The government, in the last five years, has done many structural changes across segments to ensure that the infrastructure development can be carried out at full pace. These structural changes did bring about some fillip in the project announcements and execution. But, now the challenge has moved more towards a liquidity crunch, rising largely from the IL&FS crisis and tightening of finance availability for NBFCs. NHAI has also seen a rise in its debt and land acquisition costs. Some of the key impediments for the equipment industry to realise its potential would be:
- Real estate and mining segments are still lagging behind. The government should ensure that they provide some boost to these segments for it to come back to the growth cycle
- Reviving PPP in infrastructure projects: In the short run, the government might be able to infuse funds to kick start projects. But in the long run, this move might not be sustainable.
- Availability of funds for contractors to take up projects
NIP: A key growth driver
The government's plan to invest Rs 102 trillion over the next five years will definitely give some fillip to the equipment industry. Roads followed by urban transport and railways have the highest allocation in the same. The government has already front loaded the programme with close to 34 per cent of the projects under implementation. This gives enough time, over a year, to kick-start the 27 per cent under development to be announced and bring the others to æunder development'.
Strategies for increased equipment use
There could be disruptions in the industry, both from a product and service perspective. Some likely developments include:
Growth in pre-fabricated concrete business: This could lead to reduced use of concrete equipment like transit mixers, concrete pumps and boom placers. Concrete equipment like batching plants could see a spurt in sales.
Increased use of specialised equipment: There could be a movement towards more specialised equipment, which might impact the business of backhoe loaders in small way, specifically, competition from excavators under 14T and wheel loaders of under 3T payload capacity.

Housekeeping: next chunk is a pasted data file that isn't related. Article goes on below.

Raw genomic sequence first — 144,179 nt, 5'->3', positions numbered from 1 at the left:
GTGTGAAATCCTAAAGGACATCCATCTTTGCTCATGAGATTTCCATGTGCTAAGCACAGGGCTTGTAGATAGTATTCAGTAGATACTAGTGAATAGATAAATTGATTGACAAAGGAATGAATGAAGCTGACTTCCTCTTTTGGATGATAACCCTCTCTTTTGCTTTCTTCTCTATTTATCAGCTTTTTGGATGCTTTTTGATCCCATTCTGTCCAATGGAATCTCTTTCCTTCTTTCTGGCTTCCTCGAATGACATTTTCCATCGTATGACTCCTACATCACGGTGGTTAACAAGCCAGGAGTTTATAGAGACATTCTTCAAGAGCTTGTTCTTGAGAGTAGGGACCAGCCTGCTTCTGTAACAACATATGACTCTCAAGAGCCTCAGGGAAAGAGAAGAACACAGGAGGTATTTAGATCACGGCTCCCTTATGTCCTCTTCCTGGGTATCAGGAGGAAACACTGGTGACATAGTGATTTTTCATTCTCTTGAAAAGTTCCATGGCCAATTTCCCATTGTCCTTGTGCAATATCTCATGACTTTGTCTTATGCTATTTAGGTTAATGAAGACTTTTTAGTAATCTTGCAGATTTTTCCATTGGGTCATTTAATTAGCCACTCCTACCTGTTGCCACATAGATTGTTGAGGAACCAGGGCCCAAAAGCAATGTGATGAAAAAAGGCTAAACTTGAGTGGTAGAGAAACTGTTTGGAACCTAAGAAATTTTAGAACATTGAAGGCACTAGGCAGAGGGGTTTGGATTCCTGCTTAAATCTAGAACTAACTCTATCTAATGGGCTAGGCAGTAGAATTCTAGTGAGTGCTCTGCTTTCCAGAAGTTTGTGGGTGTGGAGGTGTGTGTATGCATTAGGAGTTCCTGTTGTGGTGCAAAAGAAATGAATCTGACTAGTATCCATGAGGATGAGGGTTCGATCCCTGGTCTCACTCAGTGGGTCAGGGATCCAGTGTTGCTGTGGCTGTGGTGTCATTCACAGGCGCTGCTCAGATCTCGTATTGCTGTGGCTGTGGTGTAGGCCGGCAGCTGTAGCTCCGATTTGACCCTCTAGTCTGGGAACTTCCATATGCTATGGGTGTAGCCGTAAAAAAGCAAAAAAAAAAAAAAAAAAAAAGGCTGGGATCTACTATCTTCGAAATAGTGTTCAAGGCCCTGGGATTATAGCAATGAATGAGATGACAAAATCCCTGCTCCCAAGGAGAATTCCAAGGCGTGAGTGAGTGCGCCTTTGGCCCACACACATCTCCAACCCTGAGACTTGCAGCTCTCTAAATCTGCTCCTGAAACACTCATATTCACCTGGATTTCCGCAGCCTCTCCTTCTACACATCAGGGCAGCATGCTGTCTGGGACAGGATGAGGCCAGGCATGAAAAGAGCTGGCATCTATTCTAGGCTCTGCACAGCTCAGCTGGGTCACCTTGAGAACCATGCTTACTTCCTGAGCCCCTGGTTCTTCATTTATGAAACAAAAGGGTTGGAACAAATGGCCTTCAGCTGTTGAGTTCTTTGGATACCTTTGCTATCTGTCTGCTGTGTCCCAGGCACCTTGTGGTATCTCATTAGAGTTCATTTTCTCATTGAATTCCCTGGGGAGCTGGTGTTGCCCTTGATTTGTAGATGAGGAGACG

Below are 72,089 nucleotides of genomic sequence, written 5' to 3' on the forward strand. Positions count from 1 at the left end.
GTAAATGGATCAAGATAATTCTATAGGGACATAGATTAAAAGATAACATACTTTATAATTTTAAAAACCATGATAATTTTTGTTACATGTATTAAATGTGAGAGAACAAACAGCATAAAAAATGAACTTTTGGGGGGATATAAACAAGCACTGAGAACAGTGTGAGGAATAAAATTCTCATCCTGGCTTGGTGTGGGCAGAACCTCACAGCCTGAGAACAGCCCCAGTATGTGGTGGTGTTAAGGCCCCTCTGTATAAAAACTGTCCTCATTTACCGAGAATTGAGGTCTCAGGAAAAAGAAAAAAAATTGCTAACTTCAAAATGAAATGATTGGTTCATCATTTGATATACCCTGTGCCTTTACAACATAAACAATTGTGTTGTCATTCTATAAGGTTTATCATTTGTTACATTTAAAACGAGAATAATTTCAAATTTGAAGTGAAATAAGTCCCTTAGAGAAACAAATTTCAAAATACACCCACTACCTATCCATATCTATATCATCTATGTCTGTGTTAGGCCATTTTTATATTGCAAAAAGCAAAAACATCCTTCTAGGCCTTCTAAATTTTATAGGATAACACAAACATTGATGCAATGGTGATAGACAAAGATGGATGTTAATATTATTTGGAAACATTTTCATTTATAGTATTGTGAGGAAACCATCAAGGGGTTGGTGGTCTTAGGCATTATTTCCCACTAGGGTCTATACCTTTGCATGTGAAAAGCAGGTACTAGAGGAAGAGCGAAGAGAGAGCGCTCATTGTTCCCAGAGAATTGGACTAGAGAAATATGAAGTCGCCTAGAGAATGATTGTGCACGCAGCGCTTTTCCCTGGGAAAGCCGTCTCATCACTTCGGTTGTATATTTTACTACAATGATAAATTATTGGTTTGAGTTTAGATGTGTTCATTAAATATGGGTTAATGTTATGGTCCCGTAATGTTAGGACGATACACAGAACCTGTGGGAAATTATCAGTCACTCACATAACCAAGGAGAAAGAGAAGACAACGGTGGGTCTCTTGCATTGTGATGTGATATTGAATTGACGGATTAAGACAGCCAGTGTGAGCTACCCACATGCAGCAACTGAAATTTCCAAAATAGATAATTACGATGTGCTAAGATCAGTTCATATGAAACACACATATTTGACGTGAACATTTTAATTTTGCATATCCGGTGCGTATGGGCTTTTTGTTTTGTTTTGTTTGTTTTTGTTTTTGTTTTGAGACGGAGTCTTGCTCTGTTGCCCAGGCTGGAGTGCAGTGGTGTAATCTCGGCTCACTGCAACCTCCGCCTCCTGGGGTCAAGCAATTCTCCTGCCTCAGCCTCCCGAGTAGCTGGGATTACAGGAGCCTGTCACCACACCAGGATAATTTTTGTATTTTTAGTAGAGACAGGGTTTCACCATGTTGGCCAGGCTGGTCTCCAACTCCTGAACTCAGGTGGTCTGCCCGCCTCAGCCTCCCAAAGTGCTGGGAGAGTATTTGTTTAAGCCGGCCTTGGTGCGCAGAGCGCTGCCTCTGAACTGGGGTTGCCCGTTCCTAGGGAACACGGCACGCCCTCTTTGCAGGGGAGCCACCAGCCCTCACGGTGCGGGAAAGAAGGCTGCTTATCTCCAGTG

Rising manual labour costs: In spite of considerable mechanisation across key infrastructure segments, real estate, rural roads etc, the need for manual labour will continue to be considerable. Projects will face inflationary pressures due to rising labour costs. The stagnant or low volume sales of products like skid-steer loaders could see increased demand due to the rising manual labour costs.
Digital drive: Higher penetration of e-commerce is increasing the acceptance among customers. This in turn is slowly penetrating into construction industry also. There are e-commerce portals providing men and material for construction industry. As per Feedback analysis, an exclusive equipment financing institution which caters to the need of the entire ecosystem could very well emerge.
As can be seen from the above, there is scope for a few innovative disruptions; it would be interesting to see what would set these in motion.
Even though the government has shown intent in keeping up the pace in infrastructure projects through NIP, the current liquidity crunch could derail its plan on keeping up the momentum. There are many plans on the anvil to monetise road projects by NHAI like Infrastructure Investment Trust (InvIT), which is expected to provide NHAI with Rs 60 billion (Rs 6,000 crore). On the other hand, the real estate market is seeing some green shoots with launches witnessing a 23 per cent raise over the last year. There also has been a downward correction in prices across most markets. The banking sector has, most probably, seen the worst NPAs in recent times and things could only look better going forward. Easing of liquidity seems to be the key bottleneck which the government needs to tackle to put the infrastructure segment back on to the growth path. A slew of measures announced during Budget 2020-21 is encouraging and in the right direction.
The above measures will help the equipment industry to regain its momentum to put things back on perspective. Historically, the equipment industry has been growing at a 7 per cent growth rate, considering a 15 year data cycle. This growth is expected to continue even though there would be some short-term ups and downs in the market volumes. The industry is expected to touch close to 140,000 volumes by 2024-25. With the right push from the government, this industry also has the potential to touch the above numbers two years in advance!
Mahesh Madhavan is the Head-Construction & Infrastructure, Feedback Consulting.